A marriage is not valid if it does not comply with the conditions laid down by the law. Foreign marriages may not be recognized if the parties were considered as not being competent to enter into marriage by the law of the country involved. Non-recognition of marriage may cause complications regarding the legitimacy of children, their nationality, property rights and liabilities; and in the event of divorce.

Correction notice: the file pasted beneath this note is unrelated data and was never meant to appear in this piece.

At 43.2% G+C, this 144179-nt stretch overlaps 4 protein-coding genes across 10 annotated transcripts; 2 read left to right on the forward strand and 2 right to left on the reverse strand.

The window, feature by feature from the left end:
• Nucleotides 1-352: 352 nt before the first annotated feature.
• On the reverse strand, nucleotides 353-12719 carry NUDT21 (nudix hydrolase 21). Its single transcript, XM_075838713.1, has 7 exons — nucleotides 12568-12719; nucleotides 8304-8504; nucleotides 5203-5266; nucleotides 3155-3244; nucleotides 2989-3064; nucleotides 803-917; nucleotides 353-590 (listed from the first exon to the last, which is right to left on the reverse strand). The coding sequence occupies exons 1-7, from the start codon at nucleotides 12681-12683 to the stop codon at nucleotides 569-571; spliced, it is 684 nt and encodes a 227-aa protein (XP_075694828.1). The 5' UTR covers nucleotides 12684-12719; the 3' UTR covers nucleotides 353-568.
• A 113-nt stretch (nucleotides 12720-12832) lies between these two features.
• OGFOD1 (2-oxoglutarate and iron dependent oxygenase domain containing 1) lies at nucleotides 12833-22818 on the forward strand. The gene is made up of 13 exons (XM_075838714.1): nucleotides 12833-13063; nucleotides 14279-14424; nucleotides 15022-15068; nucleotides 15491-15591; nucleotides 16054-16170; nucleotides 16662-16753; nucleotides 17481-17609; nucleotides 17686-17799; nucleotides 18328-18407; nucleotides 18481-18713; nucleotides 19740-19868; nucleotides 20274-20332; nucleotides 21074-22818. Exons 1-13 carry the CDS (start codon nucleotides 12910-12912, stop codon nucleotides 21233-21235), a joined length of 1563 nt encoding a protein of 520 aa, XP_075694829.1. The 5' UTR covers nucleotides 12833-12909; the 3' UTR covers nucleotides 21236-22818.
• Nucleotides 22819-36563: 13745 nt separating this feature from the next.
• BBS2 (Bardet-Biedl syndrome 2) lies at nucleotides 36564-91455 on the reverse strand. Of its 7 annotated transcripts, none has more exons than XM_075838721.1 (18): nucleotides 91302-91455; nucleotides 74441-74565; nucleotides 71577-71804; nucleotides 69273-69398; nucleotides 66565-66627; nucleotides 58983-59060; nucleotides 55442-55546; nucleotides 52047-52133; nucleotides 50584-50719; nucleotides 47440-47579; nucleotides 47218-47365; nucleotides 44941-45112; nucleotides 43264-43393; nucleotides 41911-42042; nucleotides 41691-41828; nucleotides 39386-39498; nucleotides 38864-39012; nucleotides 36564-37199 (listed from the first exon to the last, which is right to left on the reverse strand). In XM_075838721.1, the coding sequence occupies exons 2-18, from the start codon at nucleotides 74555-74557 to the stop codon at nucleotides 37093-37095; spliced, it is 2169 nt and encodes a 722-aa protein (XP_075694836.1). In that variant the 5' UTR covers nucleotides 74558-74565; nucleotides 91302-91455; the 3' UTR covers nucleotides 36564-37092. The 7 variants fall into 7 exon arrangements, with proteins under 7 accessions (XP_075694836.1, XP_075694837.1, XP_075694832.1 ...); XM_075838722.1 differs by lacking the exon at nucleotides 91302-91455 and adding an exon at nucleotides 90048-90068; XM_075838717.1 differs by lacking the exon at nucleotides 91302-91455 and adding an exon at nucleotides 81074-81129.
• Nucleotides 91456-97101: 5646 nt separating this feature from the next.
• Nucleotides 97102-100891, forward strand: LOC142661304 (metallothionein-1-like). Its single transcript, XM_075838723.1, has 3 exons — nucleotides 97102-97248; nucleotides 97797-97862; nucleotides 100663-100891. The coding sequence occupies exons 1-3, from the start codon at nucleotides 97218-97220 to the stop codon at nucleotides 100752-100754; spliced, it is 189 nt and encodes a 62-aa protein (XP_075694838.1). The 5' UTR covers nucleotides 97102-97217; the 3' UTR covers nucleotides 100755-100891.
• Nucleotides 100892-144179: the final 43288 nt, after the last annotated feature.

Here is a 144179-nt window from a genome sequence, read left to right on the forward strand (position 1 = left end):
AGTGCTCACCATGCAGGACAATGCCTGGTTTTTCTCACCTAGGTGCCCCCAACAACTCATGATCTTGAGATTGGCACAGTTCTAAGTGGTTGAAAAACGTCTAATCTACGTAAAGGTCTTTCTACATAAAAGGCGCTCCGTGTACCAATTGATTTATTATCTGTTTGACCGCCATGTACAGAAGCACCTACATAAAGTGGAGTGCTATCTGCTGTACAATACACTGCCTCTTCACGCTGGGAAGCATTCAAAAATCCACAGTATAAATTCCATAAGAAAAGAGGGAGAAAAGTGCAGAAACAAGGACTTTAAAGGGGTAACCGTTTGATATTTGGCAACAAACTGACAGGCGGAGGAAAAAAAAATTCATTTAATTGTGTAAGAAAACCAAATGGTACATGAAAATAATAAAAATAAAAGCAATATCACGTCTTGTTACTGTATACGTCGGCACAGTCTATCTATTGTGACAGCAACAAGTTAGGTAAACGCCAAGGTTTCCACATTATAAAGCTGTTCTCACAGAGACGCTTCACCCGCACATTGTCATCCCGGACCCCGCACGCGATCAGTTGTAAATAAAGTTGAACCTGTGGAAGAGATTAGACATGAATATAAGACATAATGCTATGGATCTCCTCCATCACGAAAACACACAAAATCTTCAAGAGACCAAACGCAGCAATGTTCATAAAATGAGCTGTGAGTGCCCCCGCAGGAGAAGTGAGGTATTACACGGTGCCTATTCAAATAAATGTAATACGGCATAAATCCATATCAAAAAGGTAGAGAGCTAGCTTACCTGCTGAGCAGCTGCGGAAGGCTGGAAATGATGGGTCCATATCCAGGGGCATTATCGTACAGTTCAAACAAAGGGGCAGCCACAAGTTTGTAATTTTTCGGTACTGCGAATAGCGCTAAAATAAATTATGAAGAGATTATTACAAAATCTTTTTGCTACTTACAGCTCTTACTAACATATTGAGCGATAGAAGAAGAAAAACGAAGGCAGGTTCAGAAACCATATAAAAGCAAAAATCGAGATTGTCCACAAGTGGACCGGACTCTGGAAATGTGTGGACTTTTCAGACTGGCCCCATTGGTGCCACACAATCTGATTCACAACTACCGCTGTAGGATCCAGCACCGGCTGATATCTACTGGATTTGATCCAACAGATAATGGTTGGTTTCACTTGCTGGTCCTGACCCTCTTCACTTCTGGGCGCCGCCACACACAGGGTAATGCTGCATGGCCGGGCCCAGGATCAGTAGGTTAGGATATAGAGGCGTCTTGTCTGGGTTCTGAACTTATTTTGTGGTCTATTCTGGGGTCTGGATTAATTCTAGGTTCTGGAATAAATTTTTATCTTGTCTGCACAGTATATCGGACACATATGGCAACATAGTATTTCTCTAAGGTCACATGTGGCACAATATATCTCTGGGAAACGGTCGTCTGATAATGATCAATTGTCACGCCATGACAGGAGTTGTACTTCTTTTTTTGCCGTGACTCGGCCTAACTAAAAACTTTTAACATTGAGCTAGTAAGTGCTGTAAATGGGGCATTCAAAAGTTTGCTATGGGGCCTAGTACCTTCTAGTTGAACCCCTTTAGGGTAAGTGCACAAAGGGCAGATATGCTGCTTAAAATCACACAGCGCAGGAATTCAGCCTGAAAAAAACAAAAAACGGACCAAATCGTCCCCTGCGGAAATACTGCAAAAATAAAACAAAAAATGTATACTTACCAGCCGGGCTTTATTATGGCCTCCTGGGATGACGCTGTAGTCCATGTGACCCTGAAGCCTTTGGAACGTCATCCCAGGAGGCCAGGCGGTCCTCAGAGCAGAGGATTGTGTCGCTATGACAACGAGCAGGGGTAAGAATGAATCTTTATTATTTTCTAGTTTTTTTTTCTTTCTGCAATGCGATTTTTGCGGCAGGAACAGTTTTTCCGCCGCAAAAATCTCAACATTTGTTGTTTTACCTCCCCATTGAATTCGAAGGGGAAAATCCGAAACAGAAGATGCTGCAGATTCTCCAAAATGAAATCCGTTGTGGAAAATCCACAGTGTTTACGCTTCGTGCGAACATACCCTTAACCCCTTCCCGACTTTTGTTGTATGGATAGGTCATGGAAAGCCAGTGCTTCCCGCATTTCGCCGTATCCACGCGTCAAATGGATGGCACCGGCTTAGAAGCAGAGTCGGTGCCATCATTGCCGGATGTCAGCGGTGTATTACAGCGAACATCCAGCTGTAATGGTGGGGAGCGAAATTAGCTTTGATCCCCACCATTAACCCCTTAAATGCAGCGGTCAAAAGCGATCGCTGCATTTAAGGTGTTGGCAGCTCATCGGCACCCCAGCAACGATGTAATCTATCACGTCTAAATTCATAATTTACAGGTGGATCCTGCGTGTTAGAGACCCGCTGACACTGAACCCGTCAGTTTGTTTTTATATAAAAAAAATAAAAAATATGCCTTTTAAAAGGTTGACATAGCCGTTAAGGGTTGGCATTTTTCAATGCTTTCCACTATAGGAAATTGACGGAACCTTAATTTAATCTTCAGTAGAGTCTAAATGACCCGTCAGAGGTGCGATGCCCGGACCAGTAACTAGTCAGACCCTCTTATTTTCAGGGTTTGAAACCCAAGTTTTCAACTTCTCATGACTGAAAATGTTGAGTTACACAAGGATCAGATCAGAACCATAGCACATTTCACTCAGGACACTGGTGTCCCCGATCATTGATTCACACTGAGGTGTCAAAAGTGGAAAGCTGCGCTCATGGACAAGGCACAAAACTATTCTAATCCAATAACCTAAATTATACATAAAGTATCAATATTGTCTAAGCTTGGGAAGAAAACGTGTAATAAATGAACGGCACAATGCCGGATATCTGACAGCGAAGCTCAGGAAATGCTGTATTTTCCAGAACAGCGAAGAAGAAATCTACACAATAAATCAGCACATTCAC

Non-valid marriages may include bigamous marriages, child marriage, polygamous marriage, and marriage forbidden on racial, ideological or other grounds. The former Soviet Union forbade the marriage of Soviet citizens to foreigners. In many African countries, race inter-marriage is forbidden. Under Islamic law a woman may not marry a non-Muslim, and under Jewish law husband and wife must be Jew and Jewess, but either of them may become so after having been received into the Jewish community. Bigamous and polygamous marriages will be invalid where they are not accepted by the law. Child marriage is considered invalid in most countries, but may be accepted as a custom, as in India.